Home SPORTS Fifa referees chief Pierluigi Collina warns attacks are ‘a cancer’ which ‘will...

Fifa referees chief Pierluigi Collina warns attacks are ‘a cancer’ which ‘will kill football’ without action

MKE Ankaragucu conceded a 97th-minute equaliser against Caykur Rizespor

An attack on a Turkish referee is symptomatic of a “cancer” affecting the game and “will kill football” unless action is taken, says global referee chief Pierluigi Collina.

Meler was punched by Ankaragucu club president Faruk Koca after his side’s 1-1 draw with Caykur Rizespor.

Koca has been arrested over the incident and has quit his club post.

All league football in Turkey has been suspended following the incident in Super Lig, which is Turkey’s top flight.

Collina added: “Even more horrific is to know that there are thousands of referees around the world who are verbally and physically abused at lower levels of the game across the world.

“They are unknown. And the vast majority of them are young referees early in their careers,” the Italian former referee said.

“A referee cannot be beaten because of a decision they took, even if it’s wrong. His or her car cannot be bombed or set on fire because of a penalty kick.

“Unfortunately this is not an exaggeration, as cars bombs and cars being set on fire is something that has happened in some countries, and not so rarely.

“It is a responsibility for all those who love the beautiful game to take action and do something. Before it’s too late, before this cancer will kill football.”

Reports of attacks ‘every single week’

Turkish officials have promised severe penalties for those involved but the matter has opened up a debate in Turkey about what Koca himself referred to as a “culture of violence” in the sport.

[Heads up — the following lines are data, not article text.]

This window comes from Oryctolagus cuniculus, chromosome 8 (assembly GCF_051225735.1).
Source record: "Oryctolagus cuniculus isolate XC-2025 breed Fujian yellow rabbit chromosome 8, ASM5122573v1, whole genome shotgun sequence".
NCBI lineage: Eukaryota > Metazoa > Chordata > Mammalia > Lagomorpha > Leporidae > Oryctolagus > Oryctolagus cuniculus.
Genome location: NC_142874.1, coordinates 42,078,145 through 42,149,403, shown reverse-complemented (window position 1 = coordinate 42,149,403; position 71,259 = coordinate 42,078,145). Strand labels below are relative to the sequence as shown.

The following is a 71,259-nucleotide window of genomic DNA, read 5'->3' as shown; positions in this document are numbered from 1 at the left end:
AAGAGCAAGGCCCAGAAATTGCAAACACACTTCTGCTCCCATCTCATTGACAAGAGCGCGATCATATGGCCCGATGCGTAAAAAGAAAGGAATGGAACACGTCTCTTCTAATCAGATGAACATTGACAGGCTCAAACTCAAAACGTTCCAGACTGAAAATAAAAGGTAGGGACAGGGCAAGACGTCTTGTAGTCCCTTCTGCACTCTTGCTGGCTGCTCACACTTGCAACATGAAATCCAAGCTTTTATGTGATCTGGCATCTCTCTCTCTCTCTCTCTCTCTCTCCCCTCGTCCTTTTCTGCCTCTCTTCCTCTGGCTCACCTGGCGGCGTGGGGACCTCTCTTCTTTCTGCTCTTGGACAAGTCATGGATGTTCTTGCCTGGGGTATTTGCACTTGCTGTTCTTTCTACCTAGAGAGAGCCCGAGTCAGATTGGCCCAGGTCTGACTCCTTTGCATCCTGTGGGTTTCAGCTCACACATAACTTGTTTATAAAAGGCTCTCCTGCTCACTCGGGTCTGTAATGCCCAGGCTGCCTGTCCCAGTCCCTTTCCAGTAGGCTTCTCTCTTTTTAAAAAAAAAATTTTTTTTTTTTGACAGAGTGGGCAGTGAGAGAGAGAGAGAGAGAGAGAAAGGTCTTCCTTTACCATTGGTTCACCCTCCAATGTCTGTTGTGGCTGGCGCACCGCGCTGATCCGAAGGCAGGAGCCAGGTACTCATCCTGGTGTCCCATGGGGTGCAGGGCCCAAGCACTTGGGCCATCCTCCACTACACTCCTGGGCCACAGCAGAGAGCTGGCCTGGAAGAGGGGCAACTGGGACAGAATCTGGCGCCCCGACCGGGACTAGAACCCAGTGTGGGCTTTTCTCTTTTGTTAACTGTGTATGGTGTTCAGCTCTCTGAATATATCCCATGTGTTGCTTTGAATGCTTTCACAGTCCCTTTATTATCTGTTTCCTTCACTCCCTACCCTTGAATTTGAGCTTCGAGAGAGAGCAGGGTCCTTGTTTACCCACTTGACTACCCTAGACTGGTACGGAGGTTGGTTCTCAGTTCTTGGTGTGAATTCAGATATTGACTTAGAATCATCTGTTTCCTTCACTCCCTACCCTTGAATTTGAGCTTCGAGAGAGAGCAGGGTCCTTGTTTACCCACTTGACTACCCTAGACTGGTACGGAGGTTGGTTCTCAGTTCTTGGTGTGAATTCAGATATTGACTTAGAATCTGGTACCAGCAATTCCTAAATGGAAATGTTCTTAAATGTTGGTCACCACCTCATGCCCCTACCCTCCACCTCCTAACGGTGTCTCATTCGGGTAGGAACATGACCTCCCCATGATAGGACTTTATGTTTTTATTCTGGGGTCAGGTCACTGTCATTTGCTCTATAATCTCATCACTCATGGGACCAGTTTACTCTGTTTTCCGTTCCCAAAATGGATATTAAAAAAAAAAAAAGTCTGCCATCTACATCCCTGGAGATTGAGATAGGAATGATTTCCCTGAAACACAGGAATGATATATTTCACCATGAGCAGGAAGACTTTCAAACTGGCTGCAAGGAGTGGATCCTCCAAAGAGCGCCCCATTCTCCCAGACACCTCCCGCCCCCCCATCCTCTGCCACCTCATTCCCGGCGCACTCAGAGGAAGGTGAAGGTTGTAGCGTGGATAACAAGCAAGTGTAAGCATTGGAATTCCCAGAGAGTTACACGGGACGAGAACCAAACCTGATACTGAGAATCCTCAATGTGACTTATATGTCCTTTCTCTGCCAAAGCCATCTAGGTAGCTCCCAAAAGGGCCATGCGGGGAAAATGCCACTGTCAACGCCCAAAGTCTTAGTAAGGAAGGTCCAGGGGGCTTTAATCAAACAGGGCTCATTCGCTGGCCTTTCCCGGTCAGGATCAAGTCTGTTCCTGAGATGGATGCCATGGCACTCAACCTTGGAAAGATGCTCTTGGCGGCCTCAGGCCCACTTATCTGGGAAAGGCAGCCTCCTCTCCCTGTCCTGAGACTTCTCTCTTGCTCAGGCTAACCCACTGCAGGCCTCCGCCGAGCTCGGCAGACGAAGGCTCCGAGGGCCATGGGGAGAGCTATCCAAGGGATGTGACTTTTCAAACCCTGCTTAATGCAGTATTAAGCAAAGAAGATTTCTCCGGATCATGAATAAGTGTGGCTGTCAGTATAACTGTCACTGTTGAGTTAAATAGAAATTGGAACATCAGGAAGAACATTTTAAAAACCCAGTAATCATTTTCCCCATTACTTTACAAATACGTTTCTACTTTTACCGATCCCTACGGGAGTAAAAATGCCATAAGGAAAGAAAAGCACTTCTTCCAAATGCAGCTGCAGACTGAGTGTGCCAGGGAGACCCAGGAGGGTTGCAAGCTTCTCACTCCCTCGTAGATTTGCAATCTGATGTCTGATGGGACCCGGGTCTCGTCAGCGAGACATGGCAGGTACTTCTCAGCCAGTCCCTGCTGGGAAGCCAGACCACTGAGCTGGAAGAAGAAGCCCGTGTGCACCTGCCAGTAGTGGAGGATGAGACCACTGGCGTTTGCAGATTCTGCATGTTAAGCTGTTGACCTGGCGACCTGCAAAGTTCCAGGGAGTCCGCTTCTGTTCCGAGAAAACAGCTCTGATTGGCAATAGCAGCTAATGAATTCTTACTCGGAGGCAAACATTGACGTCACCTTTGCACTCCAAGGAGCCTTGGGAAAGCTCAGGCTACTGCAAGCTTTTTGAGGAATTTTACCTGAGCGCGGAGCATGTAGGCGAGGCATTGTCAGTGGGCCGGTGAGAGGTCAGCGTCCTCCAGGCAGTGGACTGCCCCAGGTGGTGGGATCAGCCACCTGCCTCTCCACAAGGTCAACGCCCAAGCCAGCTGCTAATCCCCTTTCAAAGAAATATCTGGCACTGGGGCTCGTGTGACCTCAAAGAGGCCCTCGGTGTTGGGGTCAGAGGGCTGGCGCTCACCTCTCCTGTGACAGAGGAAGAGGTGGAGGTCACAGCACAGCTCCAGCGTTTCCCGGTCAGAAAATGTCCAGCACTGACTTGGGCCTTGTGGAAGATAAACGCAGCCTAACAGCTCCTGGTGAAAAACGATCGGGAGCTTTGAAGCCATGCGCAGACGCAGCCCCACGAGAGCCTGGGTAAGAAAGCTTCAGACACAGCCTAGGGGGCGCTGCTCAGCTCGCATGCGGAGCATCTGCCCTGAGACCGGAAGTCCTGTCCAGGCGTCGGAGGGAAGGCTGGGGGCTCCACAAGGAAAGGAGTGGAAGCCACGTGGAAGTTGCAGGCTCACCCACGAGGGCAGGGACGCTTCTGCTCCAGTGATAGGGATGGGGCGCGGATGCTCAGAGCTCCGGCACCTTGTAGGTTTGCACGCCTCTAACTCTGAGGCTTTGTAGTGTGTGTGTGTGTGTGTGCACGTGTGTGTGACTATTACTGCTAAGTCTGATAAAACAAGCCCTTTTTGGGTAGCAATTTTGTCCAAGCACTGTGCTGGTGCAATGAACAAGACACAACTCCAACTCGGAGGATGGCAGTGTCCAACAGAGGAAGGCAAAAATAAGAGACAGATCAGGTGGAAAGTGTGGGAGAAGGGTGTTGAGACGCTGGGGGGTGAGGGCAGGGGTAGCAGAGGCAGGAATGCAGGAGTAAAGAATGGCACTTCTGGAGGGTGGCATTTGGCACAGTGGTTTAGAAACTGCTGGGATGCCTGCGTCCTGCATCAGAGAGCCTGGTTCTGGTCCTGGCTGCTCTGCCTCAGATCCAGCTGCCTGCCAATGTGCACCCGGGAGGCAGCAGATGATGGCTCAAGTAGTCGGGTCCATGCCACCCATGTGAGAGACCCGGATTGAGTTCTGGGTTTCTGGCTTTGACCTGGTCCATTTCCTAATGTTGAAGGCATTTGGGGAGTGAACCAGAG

The boss of a referees’ charity in England says he receives reports of attacks on referees “every single week of the season” which are “similar or worse” than the one suffered by Meler.

Martin Cassidy, the chief executive of Ref Support UK, believes attitudes towards officials “must change immediately” or an attack on a top-flight referee in the UK will be “just around the corner”.

“I receive reports of similar or worse incidents like this every single week of the season,” he explained.

“The only difference here, is that there were more cameras capturing this incident and it was live on national TV,” he said.

He cited the case of a 14-year-old referee who called him on Monday asking for support and advice “after he abandoned a game due to him receiving threats and abuse from an adult.

“Referees all over the world have, for far too long, been viewed as fair game no matter what age the referee is. Referees are an endangered species due to abuse, threats and assaults,” Cassidy said.

“Over the past weekend we received reports of child referees being threatened and verbally abused, games being abandoned due to abuse and violence towards match officials at under-13s game. This is the tip of the iceberg as many referees are not aware of the work we do.

“The desensitisation of ref abuse has been left to fester for far too long and an incident like this, live on TV, is just around the corner in top-flight football in the UK unless we have a huge change in attitude and culture towards match officials at all levels of the game.”

The Football Association has been looking at ways to reduce abuse of officials and last week told the BBC that a trial of referees wearing bodycams will be extended across grassroots football next year.

Howard Webb, Chief Refereeing Officer of the English refereeing body PGMOL, said: “There is no game without match officials. Like all participants, they need to be valued and respected for the good of the game.”

Scottish former official Hugh Dallas, who is the Turkish Super Lig’s head of referee education, has said football cannot keep putting match officials’ “lives at risk”.

He says action has to be taken “from the top, by governments”, and added: “There has to be legislation and punishments put in place for clubs, players, owners or whoever when they behave in such a manner because it definitely can’t continue.”

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